Pranamika Bhuyan1,2, Md. Sahbaz Ahmed1, Philip K. Hopke  3,4, Raza R. Hoque  1,3

1 Department of Environmental Science, Tezpur University, Tezpur 784028, India
2 Department of Environmental Studies, Assam Women’s University, Jorhat 785004, India
3 Department of Public Health Sciences, University of Rochester Medical Center, Rochester, NY 14642, USA
4 Center for Air Resources Engineering and Science, Clarkson University, Potsdam, NY 13699, USA


 

Received: March 17, 2020
Revised: September 7, 2020
Accepted: September 10, 2020

 Copyright The Author(s). This is an open access article distributed under the terms of the Creative Commons Attribution License (CC BY 4.0), which permits unrestricted use, distribution, and reproduction in any medium, provided the original author and source are cited.


Download Citation: ||https://doi.org/10.4209/aaqr.2020.02.0072  


Cite this article:

Bhuyan, P., Ahmed, M.S., Hopke, P.K. and Hoque, R.R. (2020). Understanding the Chemistry and Sources of Precipitation Ions in the Mid-brahmaputra Valley of Northeastern India. Aerosol Air Qual. Res. https://doi.org/10.4209/aaqr.2020.02.0072


HIGHLIGHTS

  • Chemistry of rainwater for 3 years over mid-Brahmaputra region of NE India assessed.
  • Most rain events were alkaline, chemistry depicts seasonality, long-range influence.
  • Local crustal dust not efficiently neutralizing the acidic ions.
  • PMF resolved sources of chemical constituents of rainwater of the region.
  • Contributions from sea, agriculture, coal burning, biomass burning, crustal dust.
 

ABSTRACT 


The chemistry of rainwater over Mid-Brahmaputra Valley was studied for three consecutive years (2012-2014; n=285). The samples were analyzed for major chemical parameters viz. pH, electrical conductivity (EC), and ions (SO42-, NO3-, Cl-, F-, Br-, Ca2+, NH4+, Mg2+, Na+, K+, and Li+), organic acids (HCOO- and CH3COO-) and dissolved organic carbon (DOC). The mean pH for the entire study period was found to be 5.66, which ranged from 4.51 to 7.68, and the volume weighted (VW) mean pH was found to be 5.16. Over 55% of the samples showed pH between 5 and 6, and a few samples had pH<5. Ionic concentration followed the order NH4+>Ca2+>SO42->NO3->Cl->Na+>K+>Mg2+>H+>HCO3->Br->F->Li+, indicating dominance of alkaline ions over acidic ions such that 94% of mineral acid was neutralized. The secondary ions, NH4+, SO42-, and NO3-, showed high wet deposition fluxes. The chemistry exhibits explicit seasonality. The airmass clusters of monsoon and non-monsoon seasons, and the associated chemistry varied, which showed influence of long-range transport. The interspecies correlations varied between the monsoon and non-monsoon time samples meaning variation in the source strengths of the contribution sources of the chemical species of the rainwater. Positive Matrix Factorization (PMF) was applied to the data which extracted six factors that explained the sources and chemistry of the rainwater constituents which are of sea, agriculture, coal burning, biomass burning, and secondary origin.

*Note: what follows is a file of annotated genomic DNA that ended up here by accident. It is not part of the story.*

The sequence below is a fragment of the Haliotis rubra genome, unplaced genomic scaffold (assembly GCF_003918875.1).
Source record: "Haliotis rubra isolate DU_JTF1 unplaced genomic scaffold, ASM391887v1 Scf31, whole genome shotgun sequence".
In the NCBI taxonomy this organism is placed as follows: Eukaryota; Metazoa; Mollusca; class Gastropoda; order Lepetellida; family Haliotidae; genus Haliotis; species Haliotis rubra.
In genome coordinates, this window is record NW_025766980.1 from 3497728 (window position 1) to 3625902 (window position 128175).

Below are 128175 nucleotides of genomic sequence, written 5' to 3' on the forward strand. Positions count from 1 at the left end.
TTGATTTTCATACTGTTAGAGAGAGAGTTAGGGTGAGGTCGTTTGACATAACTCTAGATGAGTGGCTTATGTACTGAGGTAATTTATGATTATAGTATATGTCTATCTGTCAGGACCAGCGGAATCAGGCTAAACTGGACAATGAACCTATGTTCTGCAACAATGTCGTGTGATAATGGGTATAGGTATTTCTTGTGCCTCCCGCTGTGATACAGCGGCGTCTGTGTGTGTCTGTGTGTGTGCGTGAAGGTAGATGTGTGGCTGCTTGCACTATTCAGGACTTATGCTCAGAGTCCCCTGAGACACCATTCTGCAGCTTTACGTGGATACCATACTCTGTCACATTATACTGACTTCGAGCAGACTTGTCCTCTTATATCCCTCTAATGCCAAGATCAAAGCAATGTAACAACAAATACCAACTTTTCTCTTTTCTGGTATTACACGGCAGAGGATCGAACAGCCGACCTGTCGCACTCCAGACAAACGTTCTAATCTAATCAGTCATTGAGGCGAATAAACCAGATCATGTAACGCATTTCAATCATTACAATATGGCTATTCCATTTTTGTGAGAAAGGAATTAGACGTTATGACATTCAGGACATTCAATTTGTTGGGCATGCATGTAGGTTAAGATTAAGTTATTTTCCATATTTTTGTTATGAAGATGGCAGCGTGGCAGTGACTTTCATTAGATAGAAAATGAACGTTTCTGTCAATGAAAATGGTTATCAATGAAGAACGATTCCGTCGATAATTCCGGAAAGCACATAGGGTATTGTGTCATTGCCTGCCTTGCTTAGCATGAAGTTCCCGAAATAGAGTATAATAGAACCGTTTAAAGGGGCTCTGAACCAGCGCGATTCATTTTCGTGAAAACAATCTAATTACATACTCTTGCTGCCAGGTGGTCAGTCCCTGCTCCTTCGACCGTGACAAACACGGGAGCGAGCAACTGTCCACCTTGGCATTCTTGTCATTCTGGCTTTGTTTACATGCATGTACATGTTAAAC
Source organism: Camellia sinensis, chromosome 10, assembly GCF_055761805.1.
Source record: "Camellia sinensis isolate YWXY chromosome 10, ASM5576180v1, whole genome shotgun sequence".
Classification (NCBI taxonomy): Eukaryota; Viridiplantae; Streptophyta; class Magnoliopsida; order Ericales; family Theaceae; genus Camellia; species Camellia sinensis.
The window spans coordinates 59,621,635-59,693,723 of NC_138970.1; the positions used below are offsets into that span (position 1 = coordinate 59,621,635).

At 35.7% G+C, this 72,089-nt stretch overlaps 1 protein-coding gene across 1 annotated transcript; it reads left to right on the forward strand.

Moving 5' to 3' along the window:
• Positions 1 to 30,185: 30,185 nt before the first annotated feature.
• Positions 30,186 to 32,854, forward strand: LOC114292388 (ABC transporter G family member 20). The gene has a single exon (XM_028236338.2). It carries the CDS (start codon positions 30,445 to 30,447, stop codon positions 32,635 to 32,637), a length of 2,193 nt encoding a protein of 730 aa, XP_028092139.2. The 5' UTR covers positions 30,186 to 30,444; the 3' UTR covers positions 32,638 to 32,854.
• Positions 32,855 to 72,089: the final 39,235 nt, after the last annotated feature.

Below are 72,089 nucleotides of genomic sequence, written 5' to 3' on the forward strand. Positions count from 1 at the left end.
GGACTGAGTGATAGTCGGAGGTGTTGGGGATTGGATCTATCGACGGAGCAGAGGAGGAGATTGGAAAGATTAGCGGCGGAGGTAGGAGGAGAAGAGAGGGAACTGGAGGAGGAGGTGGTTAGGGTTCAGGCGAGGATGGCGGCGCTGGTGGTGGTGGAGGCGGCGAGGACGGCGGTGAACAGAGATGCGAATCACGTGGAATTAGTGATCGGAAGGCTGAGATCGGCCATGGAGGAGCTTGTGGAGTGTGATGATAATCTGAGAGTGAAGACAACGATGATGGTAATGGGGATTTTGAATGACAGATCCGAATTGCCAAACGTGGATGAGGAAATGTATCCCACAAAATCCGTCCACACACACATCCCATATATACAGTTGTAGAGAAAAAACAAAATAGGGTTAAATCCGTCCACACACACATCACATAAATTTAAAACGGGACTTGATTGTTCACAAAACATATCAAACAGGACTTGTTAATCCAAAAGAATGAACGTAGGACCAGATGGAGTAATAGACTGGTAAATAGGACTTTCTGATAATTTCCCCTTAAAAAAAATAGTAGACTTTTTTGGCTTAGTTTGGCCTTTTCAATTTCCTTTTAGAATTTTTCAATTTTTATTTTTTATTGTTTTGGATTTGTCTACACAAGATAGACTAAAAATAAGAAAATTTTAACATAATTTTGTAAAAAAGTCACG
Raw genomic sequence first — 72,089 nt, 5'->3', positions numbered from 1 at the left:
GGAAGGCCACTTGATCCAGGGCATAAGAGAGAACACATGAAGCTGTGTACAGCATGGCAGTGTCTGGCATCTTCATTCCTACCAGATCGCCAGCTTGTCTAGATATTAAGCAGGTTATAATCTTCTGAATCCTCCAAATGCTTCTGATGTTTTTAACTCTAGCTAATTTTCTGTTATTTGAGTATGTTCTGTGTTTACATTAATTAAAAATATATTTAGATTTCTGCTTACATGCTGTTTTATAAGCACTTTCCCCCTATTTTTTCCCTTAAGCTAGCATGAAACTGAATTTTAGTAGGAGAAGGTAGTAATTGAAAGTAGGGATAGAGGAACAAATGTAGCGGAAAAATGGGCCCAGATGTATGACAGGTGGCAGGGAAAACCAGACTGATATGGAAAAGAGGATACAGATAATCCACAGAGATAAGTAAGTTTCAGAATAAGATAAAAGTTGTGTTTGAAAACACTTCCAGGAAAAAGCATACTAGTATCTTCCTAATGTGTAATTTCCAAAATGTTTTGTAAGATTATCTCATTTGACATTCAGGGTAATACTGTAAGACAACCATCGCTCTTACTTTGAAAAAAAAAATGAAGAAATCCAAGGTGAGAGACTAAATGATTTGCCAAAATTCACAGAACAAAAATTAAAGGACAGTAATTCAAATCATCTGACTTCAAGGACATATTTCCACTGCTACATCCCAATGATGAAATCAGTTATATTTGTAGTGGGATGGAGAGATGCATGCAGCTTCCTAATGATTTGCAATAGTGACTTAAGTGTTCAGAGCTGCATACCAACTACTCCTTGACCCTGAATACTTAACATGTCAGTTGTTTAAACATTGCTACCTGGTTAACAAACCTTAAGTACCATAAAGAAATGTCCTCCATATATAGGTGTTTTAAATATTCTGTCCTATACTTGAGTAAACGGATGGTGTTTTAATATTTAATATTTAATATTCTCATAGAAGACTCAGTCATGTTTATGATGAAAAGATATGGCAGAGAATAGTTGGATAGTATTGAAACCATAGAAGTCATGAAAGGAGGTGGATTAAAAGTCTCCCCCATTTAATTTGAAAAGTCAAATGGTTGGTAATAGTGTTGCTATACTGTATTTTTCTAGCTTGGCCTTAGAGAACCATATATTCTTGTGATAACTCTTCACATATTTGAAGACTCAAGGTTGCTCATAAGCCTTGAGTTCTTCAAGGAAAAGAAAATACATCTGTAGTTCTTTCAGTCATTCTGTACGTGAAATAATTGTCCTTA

Keywords: Rainwater chemistry; Source apportionment; HYSPLIT Back trajectory; PMF.




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